Photograph of shattered glass by Jilbert Ebrahimi on Unsplash

Exercises and strategies for recovering from betrayal

In the moment

Guarding the imaginary prison

Close your eyes and think about your betrayal. Imagine you have created a little prison in your mind to correct the injustice. Imagine putting your accused betrayer(s) into that prison.

  • Look at the people in the prison. Who is there?  
  • In what way have you been stuck guarding their imaginary prison? 
  • What purpose does it serve to keep guarding the prison? 
  • What does it cost you to keep running the prison?
  • What do you fear will happen if you stop guarding the prison?

Now imagine yourself opening the front gate to release your prisoners. 

  • What feelings come up? 
  • What are the consequences of letting the prisoners free?
  • What are you now free to do?

Reflection and growth

The Matrix


As we describe in this program’s appendix, it’s possible to get stuck in a loop on the Away side of the Matrix. This can happen when your moral pain leads you to behaviours that soothe you in the short term, but don’t move you to the Toward side in the long term.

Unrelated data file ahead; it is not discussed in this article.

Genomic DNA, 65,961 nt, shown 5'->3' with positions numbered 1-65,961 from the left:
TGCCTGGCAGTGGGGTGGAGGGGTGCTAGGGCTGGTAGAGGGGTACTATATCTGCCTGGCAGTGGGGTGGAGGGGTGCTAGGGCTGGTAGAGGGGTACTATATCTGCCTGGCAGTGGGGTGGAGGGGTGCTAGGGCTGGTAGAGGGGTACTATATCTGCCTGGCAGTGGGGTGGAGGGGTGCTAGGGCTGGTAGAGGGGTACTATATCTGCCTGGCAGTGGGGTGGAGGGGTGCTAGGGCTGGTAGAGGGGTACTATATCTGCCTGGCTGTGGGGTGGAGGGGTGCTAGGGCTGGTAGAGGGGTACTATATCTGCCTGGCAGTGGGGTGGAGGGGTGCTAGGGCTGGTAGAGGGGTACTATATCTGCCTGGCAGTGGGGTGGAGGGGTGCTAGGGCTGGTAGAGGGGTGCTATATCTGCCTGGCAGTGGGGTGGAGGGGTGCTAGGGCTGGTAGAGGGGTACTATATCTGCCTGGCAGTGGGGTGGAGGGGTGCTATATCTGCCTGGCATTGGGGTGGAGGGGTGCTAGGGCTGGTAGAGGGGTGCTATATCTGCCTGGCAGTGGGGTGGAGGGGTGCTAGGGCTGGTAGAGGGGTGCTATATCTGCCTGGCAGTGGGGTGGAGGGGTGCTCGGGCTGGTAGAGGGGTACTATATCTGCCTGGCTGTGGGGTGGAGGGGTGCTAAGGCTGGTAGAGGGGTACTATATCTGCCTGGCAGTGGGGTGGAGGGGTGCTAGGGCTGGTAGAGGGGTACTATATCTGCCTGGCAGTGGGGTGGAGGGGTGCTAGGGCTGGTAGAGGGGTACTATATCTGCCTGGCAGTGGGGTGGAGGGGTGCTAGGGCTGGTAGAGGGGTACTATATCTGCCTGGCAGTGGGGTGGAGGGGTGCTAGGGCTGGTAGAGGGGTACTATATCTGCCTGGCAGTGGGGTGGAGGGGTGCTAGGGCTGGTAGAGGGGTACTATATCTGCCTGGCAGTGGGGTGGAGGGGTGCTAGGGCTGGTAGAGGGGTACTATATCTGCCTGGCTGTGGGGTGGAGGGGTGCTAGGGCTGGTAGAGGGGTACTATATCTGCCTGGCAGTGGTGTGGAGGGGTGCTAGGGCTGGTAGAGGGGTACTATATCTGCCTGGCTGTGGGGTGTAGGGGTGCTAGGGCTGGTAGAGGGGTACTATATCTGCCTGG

Even if you somehow free yourself of all the difficult thoughts, feelings, and memories on the Away side of the Matrix, that doesn’t guarantee you will find yourself on the Toward side. And you should know that you can make Toward moves even in the presence of yucky internal experiences on the Away side. On the Matrix, you’re just trying to help yourself spend more time on the Toward side than you did before. We all make Away moves! 

It’s important to be kind to yourself. Rather than focusing on what not to do (“Do not make Away moves”), focus on what you can do (“Do make Toward moves”) to move yourself closer to what matters to you.

Fill out the chart using the following prompts. Start in the lower-right quadrant and go clockwise.

  1. Lower right: What have you learned about your values because of your betrayal? How can you repair your relationships after your betrayal?
  2. Lower left: What feelings did you experience during your betrayal? How did your thoughts about yourself, others, and the world change because of your betrayal?
  3. Upper left: What do you do to get away from these thoughts? Do any of these behaviours violate your values and/or increase your feelings of shame or guilt?
  4. Upper right: How can you take your power back after your betrayal? How can you take perspective? How can you meet your needs and prevent future harm?

Remember you don’t have to decide if the thoughts and feelings on the Away side are true or false. Once you have finished the four quadrants, look to the centre of the Matrix and notice (with kindness and curiosity) how your responses show whether you are moving toward or away from what matters to you.

The Matrix
Tap and hold (or right click) the image to save and/or print it. (Alternatively, you can draw two lines on a blank journal page to make four quadrants.)